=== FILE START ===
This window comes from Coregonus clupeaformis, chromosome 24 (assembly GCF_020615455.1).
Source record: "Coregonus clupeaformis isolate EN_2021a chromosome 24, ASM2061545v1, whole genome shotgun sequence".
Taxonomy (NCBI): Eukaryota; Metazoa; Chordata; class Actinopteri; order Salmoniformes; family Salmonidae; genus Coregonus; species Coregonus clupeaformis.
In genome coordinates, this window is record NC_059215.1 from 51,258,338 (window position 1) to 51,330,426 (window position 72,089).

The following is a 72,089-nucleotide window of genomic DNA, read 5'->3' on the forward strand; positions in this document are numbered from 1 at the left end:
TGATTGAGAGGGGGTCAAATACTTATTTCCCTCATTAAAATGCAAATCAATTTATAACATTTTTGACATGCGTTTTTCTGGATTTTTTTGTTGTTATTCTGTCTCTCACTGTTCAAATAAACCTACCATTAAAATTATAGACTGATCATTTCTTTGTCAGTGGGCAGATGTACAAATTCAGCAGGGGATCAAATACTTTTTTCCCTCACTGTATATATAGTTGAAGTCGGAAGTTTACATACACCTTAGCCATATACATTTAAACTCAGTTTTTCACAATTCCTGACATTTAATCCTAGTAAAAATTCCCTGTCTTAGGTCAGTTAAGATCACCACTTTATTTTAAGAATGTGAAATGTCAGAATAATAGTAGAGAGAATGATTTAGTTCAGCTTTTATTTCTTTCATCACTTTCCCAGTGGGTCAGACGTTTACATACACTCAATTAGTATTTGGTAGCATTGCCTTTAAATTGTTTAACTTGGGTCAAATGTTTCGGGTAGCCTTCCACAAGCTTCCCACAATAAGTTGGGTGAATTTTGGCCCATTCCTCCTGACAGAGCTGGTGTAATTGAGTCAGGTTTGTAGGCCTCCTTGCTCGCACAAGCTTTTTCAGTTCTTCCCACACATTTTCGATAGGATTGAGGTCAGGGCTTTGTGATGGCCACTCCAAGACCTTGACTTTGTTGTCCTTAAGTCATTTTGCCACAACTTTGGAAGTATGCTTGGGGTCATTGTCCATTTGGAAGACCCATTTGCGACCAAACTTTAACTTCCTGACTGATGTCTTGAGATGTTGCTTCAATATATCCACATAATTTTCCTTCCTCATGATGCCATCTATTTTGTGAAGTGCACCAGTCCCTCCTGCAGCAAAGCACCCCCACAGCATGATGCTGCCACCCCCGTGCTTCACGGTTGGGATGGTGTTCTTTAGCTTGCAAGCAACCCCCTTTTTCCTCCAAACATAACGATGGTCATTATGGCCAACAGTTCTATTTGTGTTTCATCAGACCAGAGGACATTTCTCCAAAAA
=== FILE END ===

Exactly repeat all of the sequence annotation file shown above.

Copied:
This window comes from Coregonus clupeaformis, chromosome 24 (assembly GCF_020615455.1).
Source record: "Coregonus clupeaformis isolate EN_2021a chromosome 24, ASM2061545v1, whole genome shotgun sequence".
Taxonomy (NCBI): Eukaryota; Metazoa; Chordata; class Actinopteri; order Salmoniformes; family Salmonidae; genus Coregonus; species Coregonus clupeaformis.
In genome coordinates, this window is record NC_059215.1 from 51,258,338 (window position 1) to 51,330,426 (window position 72,089).

The following is a 72,089-nucleotide window of genomic DNA, read 5'->3' on the forward strand; positions in this document are numbered from 1 at the left end:
TGATTGAGAGGGGGTCAAATACTTATTTCCCTCATTAAAATGCAAATCAATTTATAACATTTTTGACATGCGTTTTTCTGGATTTTTTTGTTGTTATTCTGTCTCTCACTGTTCAAATAAACCTACCATTAAAATTATAGACTGATCATTTCTTTGTCAGTGGGCAGATGTACAAATTCAGCAGGGGATCAAATACTTTTTTCCCTCACTGTATATATAGTTGAAGTCGGAAGTTTACATACACCTTAGCCATATACATTTAAACTCAGTTTTTCACAATTCCTGACATTTAATCCTAGTAAAAATTCCCTGTCTTAGGTCAGTTAAGATCACCACTTTATTTTAAGAATGTGAAATGTCAGAATAATAGTAGAGAGAATGATTTAGTTCAGCTTTTATTTCTTTCATCACTTTCCCAGTGGGTCAGACGTTTACATACACTCAATTAGTATTTGGTAGCATTGCCTTTAAATTGTTTAACTTGGGTCAAATGTTTCGGGTAGCCTTCCACAAGCTTCCCACAATAAGTTGGGTGAATTTTGGCCCATTCCTCCTGACAGAGCTGGTGTAATTGAGTCAGGTTTGTAGGCCTCCTTGCTCGCACAAGCTTTTTCAGTTCTTCCCACACATTTTCGATAGGATTGAGGTCAGGGCTTTGTGATGGCCACTCCAAGACCTTGACTTTGTTGTCCTTAAGTCATTTTGCCACAACTTTGGAAGTATGCTTGGGGTCATTGTCCATTTGGAAGACCCATTTGCGACCAAACTTTAACTTCCTGACTGATGTCTTGAGATGTTGCTTCAATATATCCACATAATTTTCCTTCCTCATGATGCCATCTATTTTGTGAAGTGCACCAGTCCCTCCTGCAGCAAAGCACCCCCACAGCATGATGCTGCCACCCCCGTGCTTCACGGTTGGGATGGTGTTCTTTAGCTTGCAAGCAACCCCCTTTTTCCTCCAAACATAACGATGGTCATTATGGCCAACAGTTCTATTTGTGTTTCATCAGACCAGAGGACATTTCTCCAAAAA